That’s not as much fun as Apple taking on curation authority and crafting the whole experience of interacting with the content. So let’s entertain some of the farther-fetched ideas. Only in dreams, we see what it means…


No, not Swift, not even Taylor Swift, but the thing everyone calls “curation”. It’s not really a museum, it’s selecting, and placing, multiple pieces of entertainment in a linear order. Even Apple Music’s playlists are a form of programming, even though they aren’t “on the air”. Beats 1 is all about linear programming. Calling it curation just makes it sound so much more artistic.

A piece of content can also frame other programming inside of it. Like when a DJ’s block starts on a radio station, or on Beats 1, and they provide the frame around the songs that are played. TV has similar vehicles, with MTV’s VJ’s in the 80s and 90s being the closest approximation. There are also those monster-movie blocks, with Elvira, or Dr. Paul Bearer. There’s that guy in a suit on TCM, or even a disembodied voice on PBS’ Masterpiece Theatre. Even something like VH1’s old Pop-Up Video program puts the framing inside of the media as an overlay.

While there is a certain silliness to that kind of framing on television (it’s often done with very inexpensive sets, and very inexpensive to license media) there can be an element to it that many find valuable. There was a bit of time where social media feedback ran in tickers around the screen in order to get people to tune in to provide the frame for the inexpensive movie or show.

In terms of taste, I’m not sure I buy in to that kind of execution from Apple. I could see, perhaps, the VJs, since there are musical minds at play at Apple, and music videos are still popular online, even if they aren’t on the garbage station MTV turned into.

That’s a very tiny slice of programming, for a very specific thing. Audiences are mostly favoring consumption of serialized, hour-long dramas with short seasons these days. Would Apple license marathons? Unlikely. Would they program their own TV channel to showcase programming from different sources? How would CBS feel about mixing their shows with AMC and FX? TV is very unlike radio in this regard. Zane Lowe has the luxury to pick and choose from labels.

This could be possible with film. There could be an AMC-like host, or a FX “At the Movies” set of hosts, discussing what people are about to see, maybe some interviews with stars, and directors. It’s certainly been done before, and it’s possible to buy the rights to broadcast films on a TV channel from a variety of studios.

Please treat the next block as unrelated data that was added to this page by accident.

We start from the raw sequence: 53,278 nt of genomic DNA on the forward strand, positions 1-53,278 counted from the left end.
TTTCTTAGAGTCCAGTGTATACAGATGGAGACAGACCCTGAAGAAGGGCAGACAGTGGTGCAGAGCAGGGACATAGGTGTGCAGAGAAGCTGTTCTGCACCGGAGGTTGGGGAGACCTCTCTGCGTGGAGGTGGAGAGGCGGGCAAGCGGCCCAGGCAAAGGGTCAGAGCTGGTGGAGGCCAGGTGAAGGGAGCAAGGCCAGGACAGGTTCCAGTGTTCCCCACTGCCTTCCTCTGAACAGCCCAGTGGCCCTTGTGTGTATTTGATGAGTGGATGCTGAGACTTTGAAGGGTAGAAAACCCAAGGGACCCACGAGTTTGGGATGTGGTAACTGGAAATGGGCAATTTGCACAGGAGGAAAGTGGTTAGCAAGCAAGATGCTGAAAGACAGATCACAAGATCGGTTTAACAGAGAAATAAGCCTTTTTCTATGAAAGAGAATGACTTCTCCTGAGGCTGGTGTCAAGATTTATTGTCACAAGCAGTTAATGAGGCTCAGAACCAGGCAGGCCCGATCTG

That means that in our list of hypothetical formats we have MTV VJs, and people introducing movies — both on linear, live, video.

(If anyone at Apple is reading this, and they need some volunteer film buffs, please, get in touch, I’m totes down for this bananas plan!)

How do you satisfy network TV in a way that doesn’t turn over authorship to the networks? They would have to select off-the-air TV, like Netflix and Amazon, or they’d have to finance their own TV production, like Netflix, and Amazon.

Apple Studios

This is the part I can’t ever see happening as long as we’re in a business climate where the large broadcasters have content people want to watch. Really, I think this isn’t feasible. The second Apple opens up shop and starts financing pilots for TV shows, the broadcast networks are going to start pulling their shows from sale on iTunes, and any collaborating with Apple on a streaming OTT service will cease.

Apple absolutely has the money to do it, but they would have to do all of it. This isn’t like Beats 1, this is like Apple producing all the artists you hear on Beats 1. Totally different situation. Totally different skillset, and a real commitment to something that isn’t Apple’s primary goal.

Sure, anything’s possible, but it would be an enormous leap to go it alone on TV production just to sell phones and TV set-top boxes. Pragmatism would dictate trying to create the same, comfortable TV metaphors and associations, but with a better user experience. That means the networks.

Netflix started their own film studio, but the theater chains are refusing to show Netflix’s films in their theaters because Netflix will show them day-and-date on the service and in theaters. It hasn’t stopped Netflix from moving forward, with Netflix’s Ted Sarandos vowing to release more films. It certainly wouldn’t stop Apple, but it just means Apple needs to really be focused on this.

The Little Fish

Something more likely than Apple starting up studio operations, is providing funding, training, tools, and promotion for independent productions.

Let’s say you’re in film school, and you have a great idea for a film, you pitch it to Apple for a grant, receive it, and create the video, available for Apple’s video service. Apple doesn’t like to directly fund people (see app developers) so it might be some sort of VC fund thingy. Whatevs. Money stuff.